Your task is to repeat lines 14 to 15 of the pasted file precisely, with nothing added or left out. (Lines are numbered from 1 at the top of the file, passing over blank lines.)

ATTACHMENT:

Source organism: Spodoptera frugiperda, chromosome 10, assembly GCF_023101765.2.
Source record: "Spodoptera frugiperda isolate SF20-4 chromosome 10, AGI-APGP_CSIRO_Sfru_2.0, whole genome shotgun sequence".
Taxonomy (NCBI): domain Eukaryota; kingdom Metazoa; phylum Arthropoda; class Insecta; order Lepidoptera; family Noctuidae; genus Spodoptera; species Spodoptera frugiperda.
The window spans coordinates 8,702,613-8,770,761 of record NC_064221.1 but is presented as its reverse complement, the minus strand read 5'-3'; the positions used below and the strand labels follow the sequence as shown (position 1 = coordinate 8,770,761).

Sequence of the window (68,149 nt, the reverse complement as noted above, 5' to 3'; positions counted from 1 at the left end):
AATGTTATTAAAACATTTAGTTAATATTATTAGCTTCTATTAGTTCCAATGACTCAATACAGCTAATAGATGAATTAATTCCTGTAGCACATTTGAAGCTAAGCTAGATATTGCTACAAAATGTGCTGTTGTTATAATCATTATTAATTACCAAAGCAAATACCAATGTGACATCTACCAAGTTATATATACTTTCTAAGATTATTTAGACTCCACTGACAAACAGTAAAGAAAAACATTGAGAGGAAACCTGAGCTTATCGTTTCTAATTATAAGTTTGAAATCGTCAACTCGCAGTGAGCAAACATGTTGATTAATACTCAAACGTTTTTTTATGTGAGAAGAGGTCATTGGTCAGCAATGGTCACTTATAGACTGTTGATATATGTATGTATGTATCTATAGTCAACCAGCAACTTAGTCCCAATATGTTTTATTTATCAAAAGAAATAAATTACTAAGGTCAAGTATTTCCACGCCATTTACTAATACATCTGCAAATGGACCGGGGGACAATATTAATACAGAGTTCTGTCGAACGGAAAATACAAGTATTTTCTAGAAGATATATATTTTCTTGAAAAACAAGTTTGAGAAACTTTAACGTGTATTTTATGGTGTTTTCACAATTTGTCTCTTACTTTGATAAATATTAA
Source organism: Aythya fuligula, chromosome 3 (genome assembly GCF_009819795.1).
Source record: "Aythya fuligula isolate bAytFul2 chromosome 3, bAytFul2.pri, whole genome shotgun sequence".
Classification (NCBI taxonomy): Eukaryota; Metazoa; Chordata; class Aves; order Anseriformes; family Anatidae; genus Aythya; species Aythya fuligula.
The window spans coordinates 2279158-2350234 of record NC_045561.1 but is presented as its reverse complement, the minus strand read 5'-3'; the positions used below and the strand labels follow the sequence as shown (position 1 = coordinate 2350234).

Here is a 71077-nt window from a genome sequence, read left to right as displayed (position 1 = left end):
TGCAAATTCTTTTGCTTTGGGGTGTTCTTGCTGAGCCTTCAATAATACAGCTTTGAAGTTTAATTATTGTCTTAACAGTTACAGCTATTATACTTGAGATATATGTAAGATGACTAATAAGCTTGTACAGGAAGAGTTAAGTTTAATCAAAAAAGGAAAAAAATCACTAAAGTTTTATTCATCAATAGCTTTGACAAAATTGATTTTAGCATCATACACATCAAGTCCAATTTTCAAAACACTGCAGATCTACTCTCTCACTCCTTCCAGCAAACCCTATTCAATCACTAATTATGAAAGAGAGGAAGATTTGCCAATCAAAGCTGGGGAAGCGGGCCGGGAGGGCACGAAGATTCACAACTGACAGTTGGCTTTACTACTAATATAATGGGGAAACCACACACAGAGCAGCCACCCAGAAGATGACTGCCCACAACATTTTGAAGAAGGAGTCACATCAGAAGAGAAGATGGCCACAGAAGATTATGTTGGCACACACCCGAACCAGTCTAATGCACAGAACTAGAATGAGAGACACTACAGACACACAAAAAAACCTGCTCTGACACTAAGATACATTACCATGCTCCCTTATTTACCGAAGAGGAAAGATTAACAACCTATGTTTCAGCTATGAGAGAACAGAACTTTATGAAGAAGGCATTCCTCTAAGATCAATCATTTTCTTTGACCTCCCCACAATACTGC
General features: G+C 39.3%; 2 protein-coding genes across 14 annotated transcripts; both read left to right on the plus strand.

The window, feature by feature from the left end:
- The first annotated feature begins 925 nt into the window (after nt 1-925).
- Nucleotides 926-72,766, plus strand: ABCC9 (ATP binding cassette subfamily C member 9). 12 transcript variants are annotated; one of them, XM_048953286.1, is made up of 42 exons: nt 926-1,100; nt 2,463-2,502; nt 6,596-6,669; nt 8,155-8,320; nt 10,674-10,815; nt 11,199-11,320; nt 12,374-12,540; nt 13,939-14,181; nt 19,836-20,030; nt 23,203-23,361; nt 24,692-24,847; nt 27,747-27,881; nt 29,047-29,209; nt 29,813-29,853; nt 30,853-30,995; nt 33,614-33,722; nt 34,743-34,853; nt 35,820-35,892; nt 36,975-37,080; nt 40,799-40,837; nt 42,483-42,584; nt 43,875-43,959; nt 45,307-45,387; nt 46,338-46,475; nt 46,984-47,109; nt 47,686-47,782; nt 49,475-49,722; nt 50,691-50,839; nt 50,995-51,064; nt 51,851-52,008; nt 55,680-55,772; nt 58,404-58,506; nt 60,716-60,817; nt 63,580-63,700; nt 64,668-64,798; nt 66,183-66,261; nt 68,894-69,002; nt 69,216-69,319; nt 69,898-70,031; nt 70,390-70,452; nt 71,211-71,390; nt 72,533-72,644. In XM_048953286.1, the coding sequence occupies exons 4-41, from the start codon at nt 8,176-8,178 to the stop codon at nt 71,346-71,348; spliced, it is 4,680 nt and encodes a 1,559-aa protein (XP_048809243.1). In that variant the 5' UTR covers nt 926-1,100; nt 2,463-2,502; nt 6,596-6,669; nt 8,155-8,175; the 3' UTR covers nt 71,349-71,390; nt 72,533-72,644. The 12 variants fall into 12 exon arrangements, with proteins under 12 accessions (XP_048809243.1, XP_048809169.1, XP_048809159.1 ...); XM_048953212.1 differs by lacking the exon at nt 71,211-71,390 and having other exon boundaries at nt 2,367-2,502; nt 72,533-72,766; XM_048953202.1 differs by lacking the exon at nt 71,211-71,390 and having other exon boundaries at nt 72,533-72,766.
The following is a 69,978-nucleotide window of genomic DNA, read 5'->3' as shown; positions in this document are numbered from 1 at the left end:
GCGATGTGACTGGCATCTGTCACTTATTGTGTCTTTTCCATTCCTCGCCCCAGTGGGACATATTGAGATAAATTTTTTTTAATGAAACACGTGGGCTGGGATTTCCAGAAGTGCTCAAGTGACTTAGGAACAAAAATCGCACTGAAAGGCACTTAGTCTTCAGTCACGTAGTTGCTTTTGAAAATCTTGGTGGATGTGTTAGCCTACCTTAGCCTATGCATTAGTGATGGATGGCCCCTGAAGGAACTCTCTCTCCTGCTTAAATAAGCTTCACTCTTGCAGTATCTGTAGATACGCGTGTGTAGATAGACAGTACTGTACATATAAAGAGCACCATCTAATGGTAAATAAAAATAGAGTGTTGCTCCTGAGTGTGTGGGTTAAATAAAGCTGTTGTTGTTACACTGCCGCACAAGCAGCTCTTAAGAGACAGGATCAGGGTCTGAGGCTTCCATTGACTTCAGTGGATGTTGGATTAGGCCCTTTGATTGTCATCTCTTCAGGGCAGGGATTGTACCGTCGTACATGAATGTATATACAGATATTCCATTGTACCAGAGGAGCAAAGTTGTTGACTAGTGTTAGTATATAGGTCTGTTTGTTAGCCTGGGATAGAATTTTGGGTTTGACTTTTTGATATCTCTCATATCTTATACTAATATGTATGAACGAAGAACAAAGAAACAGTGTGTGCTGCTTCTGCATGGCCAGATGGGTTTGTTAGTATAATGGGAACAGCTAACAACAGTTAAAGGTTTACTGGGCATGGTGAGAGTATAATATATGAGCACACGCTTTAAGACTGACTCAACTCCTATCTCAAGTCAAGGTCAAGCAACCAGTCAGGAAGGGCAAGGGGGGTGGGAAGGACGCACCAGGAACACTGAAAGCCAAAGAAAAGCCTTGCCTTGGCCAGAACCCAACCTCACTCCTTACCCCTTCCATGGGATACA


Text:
The window, feature by feature from the left end:
- The first annotated feature begins 925 nt into the window (after nt 1-925).